Drop in SSRI Prescribing in the United Kingdom Did Not Lead to Youth Suicide Spike

Marlene Busko

February 21, 2008

February 21, 2008 — Reduced prescribing of selective serotonin reuptake inhibitor (SSRI) antidepressants for young people in the United Kingdom following regulatory action in 2003 did not lead to an increase in suicidal behavior, according to an ecological time series study.

The study, led by Benedict W. Wheeler, PhD, from the University of Bristol, in the United Kingdom, was published online February 14 in BMJ.

"The findings are important, in that reduced access to antidepressants in young people in the United Kingdom following regulatory intervention appears not to have had an adverse impact on suicide deaths or hospital admissions for deliberate self-harm," Dr. Wheeler told Medscape Psychiatry.

Continuing adherence to regulatory guidance on prescribing antidepressants to young people is supported by this evidence, he added.

In June 2003, based on a review of trial data, the UK Medicines and Healthcare Products Regulatory Agency (MHRA) contraindicated the SSRI paroxetine in individuals younger than 18 years. In December 2003, the MHRA warned that the balance of risk vs benefits for most SSRIs except fluoxetine was unfavorable for young people.

Studies from the United States and the Netherlands suggested that following similar regulatory action in those countries, there was an increase in pediatric suicides.

The research team aimed to evaluate the impact of changing patterns of antidepressant use on suicide or self-harm in young people in the United Kingdom following the 2003 regulatory action.

They analyzed 3 sets of data from 1993 to 2006: antidepressant prescriptions for 12- to 19-year-olds in the United Kingdom, annual deaths from suicide in 12- to 17-year-olds in England and Wales, and hospital admissions for self-harm in 12- to 17-year-olds in England.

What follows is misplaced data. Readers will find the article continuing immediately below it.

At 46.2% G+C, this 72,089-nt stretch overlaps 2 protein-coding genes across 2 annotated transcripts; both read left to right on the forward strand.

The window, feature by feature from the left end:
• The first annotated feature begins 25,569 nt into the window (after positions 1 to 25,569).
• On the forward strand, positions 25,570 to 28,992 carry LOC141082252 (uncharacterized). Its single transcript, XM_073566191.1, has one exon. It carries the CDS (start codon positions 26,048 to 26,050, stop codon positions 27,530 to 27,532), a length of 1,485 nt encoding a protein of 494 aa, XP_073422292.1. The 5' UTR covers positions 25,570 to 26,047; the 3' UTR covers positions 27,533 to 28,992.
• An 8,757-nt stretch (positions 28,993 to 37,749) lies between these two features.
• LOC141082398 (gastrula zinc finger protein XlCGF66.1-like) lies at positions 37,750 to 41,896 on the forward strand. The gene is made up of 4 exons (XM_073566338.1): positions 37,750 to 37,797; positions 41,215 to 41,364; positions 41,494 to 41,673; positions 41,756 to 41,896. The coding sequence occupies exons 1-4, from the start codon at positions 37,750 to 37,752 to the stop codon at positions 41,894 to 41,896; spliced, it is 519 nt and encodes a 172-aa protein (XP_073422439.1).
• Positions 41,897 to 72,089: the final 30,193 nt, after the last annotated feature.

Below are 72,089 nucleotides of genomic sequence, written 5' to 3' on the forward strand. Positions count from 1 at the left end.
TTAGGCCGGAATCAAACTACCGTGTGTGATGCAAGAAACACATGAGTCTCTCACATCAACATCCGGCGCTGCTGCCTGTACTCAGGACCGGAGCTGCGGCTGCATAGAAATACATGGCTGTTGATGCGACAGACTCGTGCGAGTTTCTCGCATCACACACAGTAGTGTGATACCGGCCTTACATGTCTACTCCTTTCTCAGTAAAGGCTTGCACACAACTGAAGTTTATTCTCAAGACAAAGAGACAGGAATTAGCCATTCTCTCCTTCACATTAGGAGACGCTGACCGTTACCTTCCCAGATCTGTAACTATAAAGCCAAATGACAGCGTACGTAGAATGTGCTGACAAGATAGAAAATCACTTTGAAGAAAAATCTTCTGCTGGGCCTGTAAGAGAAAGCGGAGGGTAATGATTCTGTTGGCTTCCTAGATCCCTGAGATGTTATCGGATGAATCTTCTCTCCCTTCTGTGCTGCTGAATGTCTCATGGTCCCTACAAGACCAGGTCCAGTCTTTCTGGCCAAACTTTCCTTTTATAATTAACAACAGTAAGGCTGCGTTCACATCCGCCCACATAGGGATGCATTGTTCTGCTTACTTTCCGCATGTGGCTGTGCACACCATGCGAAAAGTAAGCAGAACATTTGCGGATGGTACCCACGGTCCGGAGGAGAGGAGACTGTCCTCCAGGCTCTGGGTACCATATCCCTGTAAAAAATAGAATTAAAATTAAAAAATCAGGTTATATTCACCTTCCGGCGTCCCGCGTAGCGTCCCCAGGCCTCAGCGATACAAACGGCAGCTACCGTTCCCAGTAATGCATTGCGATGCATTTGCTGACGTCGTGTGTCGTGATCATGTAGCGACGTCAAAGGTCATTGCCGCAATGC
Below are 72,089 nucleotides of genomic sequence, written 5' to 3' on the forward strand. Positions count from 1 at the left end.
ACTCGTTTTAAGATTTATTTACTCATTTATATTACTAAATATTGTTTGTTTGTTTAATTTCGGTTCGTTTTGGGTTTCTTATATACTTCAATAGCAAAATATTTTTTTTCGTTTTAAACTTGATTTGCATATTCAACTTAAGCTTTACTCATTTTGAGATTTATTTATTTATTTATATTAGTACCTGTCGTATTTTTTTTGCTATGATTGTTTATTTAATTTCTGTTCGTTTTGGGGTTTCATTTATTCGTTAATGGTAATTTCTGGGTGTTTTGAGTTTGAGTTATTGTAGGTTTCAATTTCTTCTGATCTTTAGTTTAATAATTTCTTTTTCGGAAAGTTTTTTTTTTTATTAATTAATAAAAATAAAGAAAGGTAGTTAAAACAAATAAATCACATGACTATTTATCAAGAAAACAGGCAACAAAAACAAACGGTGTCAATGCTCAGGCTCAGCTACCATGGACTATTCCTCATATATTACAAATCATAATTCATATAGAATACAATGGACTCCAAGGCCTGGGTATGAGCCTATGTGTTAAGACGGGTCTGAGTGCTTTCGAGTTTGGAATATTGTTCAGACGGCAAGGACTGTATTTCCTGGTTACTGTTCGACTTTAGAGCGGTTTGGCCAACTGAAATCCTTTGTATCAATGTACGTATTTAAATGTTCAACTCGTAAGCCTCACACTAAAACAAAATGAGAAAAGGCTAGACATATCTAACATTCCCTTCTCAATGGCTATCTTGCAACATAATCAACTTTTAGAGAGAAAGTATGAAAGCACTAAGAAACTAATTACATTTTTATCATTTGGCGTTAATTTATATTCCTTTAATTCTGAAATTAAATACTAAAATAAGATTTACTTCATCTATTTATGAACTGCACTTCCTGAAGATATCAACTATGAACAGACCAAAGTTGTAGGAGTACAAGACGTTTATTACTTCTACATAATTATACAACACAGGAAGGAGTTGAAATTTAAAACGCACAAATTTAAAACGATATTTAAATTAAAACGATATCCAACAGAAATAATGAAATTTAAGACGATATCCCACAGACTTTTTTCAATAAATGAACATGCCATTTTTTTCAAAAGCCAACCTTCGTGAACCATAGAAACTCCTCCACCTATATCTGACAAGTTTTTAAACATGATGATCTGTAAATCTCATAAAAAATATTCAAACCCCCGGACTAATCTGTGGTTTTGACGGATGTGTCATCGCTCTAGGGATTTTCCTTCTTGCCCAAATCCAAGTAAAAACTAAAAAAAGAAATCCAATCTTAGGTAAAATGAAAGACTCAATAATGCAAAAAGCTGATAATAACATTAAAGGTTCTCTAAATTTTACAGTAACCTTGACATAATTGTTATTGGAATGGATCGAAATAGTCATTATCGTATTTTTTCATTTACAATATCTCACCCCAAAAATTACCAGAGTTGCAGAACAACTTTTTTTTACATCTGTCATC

They found that among young people, antidepressant prescribing doubled from 1999 to 2003 and then dropped back to the 1999 level by 2005. Deaths from suicides, however, declined annually from 1993 to 2005, and the rate of hospital admission for self-harm remained relatively stable.

"These data for England do not indicate that reductions in antidepressant use have led to an increase in suicidal behavior," the group writes.

The findings differ from those of Gibbons and colleagues, who reported that mortality rates for suicides in 5- to 19-year-olds in the United States increased in 2004, the year following regulatory action (Gibbons RD et al. Am J Psychiatry 2007;164:1356-1363), said Dr. Wheeler. More recent critiques of that study, however, suggest that the US situation may not actually differ that much from the United Kingdom's, he noted (Letters to the editor. Am J Psychiatry 2007;164:1907-1910).

Steady Decline in Suicide

In a related time trend study also published online February 14 in BMJ, Lucy Biddle, PhD, and colleagues at the University of Bristol report that the rate of death by suicide in young men in England and Wales is the lowest that it has been in the past 30 years. They speculate that unemployment reduction and laws that limit car exhaust might be key reasons for this.

From 1950 to 1998, rates of suicide in young men in England and Wales doubled, while rates in women and older men declined, they write. To investigate recent trends in overall suicide, they examined data from 1968 to 2005 for men and women aged 15 to 34 years.

They found that suicide rates in young men aged 15 to 24 years and aged 25 to 34 years peaked in 1990 and 1998, respectively, and have since shown a steady decline. Rates in 2005 were the lowest that they have been since the mid-1970s.

Suicide rates in young women have shown more stability over time, but are at the lowest level that they have been in many years.

They did not find any temporal correlation between changes in suicide rates and changes in rates of antidepressant prescribing.

Regular Follow-up is Critical

Observational data clearly show that warnings in the United Kingdom and the United States reduced rates of antidepressant prescribing, Gregory Simon, MD, from the Center for Health Studies, Group Health Cooperative, in Seattle, Washington, writes in an accompanying editorial.

The most recent US data suggest that youth suicide rates have begun to decline again, so the earlier finding of an increase may just be coincidence, he told Medscape Psychiatry.

"The Food and Drug Administration [FDA] most definitely did not advise against using antidepressants when they are indicated," he added. "But the FDA did recommend regular follow-up after starting treatment. That's exactly what psychiatrists should be doing — prescribing antidepressants when they are indicated and making sure to follow up regularly."

Drs. Wheeler and Biddle report having no financial disclosures. Dr. Simon has received compensation as a consultant for Bristol-Myers Squibb and Wyeth Pharmaceuticals.

BMJ. Published online before print February 14, 2008. Abstract Abstract Abstract


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